Everything has become diluted - and it's the oversaturated media attention that is responsible.
    The media attention has resulted in larger and larger salaries - with the result of that being players who play for the fame and money, rather than for the love of the sport, as before.
    It's really pretty easy to figure out where the problem lies.

    There is no such thing as a team anymore. A team is a group of individuals who stick together for many years. Today, half the players don't stay with a given team for more than 2 consecutive years.
    And so all we have is an ever-changing group of individuals that play under one name for a year or two, and then half the 'team' changes. How can fans in a given city relate, or pledge their allegiance to an ever-changing group of individuals? It's simply not possible.
    Add the fact that entire franchises pack up and change cities at the drop of a hat.
    The Indianapolis Colts?! The St. Louis Rams?! This tells us how much value tradition has in sport today - absolutely zero. All style (and profit), and no substance.

    Boxing is far from being alone. Every sport has been ruined by fame and money.
    You can add music, books, and film, as well.
    There will never again be a 'Golden Age' of anything - because style has replaced substance, and quantity has replaced quality.
     
    Last edited: Dec 15, 2007
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  13. richw76

    richw76 Rookie

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    100% True to all of the above. Feather weight fighters even in MMA is 250% more interesting to watch. There's this guy Urijah Faber in one of the MMA leagues dude must be 5''6' on stilts but he has had some of the most entertaining and technical fights I've seen.

    I don't know if I agree completely. But in boxings case. I think it's a combination of a decline in quality athletes that don't mind getting hit in the head, and it's cultural.

    If a guy has a ton of heart and fights his <tail> off, and loses people say he sucks and writes him off. The perfect record seems to be overly important.

    Also, I think in boxing there's a real perception by fans, that paper champions are almost created by savvy promoters. I don't think boxing is fake usually but the importance of record, and carefully structured fights gives it a WWE quality. Especially at the heavy weight levels were there's more money involved.
     
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  14. 35ft6

    35ft6 Legend

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    Even for exciting fighters like Pacman, or marquee matchups like De La Hoya versus Mayweather, boxing just seems like a novelty act now. Remember when you could call the heavyweight champ "the baddest man" alive and mean it? Put an MMA welterweight champ against the heavyweight champ and I put my money on the MMA guy. Yes, different sport, maybe not fair to base it on that, but my point was before a huge part of boxing's appeal was you felt like you were watching the two toughest guys in the world throwing down. I felt that way even while I was studying martial arts. Now, not at all. I remember reading articles by "renegade" martial artists way back when who said a good wrestler could beat a black belt any day, and that even a strong NFL lineman could simply tackle most of the martial artists out there and kick their butts. How right they were. Long live MMA.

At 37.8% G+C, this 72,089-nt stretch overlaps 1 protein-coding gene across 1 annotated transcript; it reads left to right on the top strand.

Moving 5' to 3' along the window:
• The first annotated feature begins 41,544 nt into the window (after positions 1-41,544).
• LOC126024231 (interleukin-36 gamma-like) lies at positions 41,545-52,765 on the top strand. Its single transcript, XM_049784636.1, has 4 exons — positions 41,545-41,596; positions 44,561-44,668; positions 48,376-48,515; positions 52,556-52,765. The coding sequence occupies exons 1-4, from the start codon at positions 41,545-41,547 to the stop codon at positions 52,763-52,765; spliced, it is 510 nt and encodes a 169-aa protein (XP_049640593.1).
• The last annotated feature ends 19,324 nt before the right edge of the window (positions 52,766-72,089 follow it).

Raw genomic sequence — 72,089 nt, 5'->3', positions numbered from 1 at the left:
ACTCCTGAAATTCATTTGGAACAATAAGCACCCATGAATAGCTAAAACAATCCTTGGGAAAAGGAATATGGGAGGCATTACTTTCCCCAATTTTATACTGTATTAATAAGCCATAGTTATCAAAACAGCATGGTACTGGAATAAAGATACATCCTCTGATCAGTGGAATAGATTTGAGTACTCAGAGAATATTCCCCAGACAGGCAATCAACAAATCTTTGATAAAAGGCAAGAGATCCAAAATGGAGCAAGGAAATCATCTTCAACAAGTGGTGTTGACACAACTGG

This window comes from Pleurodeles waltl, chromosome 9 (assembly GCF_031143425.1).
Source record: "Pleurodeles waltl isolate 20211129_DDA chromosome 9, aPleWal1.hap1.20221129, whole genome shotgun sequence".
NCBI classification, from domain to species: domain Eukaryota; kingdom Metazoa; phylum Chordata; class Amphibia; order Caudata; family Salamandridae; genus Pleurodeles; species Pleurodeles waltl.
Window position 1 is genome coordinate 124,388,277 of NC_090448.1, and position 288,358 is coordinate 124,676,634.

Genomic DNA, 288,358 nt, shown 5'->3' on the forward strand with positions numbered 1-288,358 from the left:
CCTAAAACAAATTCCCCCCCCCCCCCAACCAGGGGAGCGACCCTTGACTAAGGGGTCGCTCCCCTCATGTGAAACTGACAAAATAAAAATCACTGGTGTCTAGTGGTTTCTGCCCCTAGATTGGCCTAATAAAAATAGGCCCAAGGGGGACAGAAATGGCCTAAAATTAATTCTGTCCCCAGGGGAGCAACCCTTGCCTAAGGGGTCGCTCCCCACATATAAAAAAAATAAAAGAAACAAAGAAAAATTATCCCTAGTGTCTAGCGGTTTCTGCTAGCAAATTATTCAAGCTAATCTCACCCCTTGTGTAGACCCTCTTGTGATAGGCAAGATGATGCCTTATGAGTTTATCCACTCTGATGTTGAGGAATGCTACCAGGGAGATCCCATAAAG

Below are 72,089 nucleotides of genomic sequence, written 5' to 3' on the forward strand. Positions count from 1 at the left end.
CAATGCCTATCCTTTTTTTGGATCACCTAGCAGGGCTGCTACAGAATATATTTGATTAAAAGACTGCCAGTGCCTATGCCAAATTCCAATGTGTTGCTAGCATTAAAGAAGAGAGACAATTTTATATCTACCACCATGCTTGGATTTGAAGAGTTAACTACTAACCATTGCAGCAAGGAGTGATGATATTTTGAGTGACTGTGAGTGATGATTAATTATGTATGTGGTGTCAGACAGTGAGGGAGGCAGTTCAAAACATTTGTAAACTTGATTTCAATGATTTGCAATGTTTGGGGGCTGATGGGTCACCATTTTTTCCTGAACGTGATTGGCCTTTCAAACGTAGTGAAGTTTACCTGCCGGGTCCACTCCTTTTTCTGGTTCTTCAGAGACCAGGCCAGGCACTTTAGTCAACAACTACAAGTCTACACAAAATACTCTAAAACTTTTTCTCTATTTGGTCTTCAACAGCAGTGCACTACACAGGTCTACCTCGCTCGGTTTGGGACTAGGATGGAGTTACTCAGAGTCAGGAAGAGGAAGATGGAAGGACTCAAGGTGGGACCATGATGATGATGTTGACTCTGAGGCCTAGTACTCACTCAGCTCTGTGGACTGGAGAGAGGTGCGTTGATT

I just wonder if we're living in the golden age of MMA. Most of the top guys now have a very solid base in one style now, but already you're seeing guys who've only trained in MMA their whole lives. Like jack of all MMA trades, master of none. It seems like the guys who grew up wrestling and had to learn striking have an advantage over the guys who grew up striking and had to learn grappling, but then there's guys like Anderson Silva. I hope style matchups remain, where it's not just MMA versus MMA, but thai boxing versus wrestling, or judo versus BJJ like we still see now.
     
    Last edited: Dec 15, 2007
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  15. GoochMoney

    GoochMoney Rookie

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    another vote for mma here -

    that said, it seems the UFC is already dulling with other organizations like the WEC providing more exciting fights without the WWE type glitz and price tag for PPV.

    IMO one of the things that hurt boxing is the various promoters and industry people focused on filling their own pockets...where the UFC had total control for the past 10+ years. the UFC guys seemed to focus on developing the sport and now they are printing money...something to the tune of $50M+ per PPV...forget the TV rights and merchandising.
     
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  16. 35ft6

    35ft6 Legend

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    ^ UFC is already doing what led to the downfall of boxing -- trying to create the most profitable matchups and not the best ones. Which works for a while but eventually people want quality fights.
     
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  17. richw76

    richw76 Rookie

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    Can you say Michael Bisping Vs Matt Hamill. That reminded me of some boxing outcomes. I mean if someone is the champ or has a perfect record the challenger should have to BEAT the other guy, not just survive and win on points, but DUDE HAMILL was robbed because ZUFFA needed a way to market in the UK/Euro regions.

    To give them credit they will put a Rampage vs. Chuck Liddell. They obviously spent tons of money trying to market that dead fish. They'll make match ups that have a strong possibility of not having an outcome that is most profitable business wise.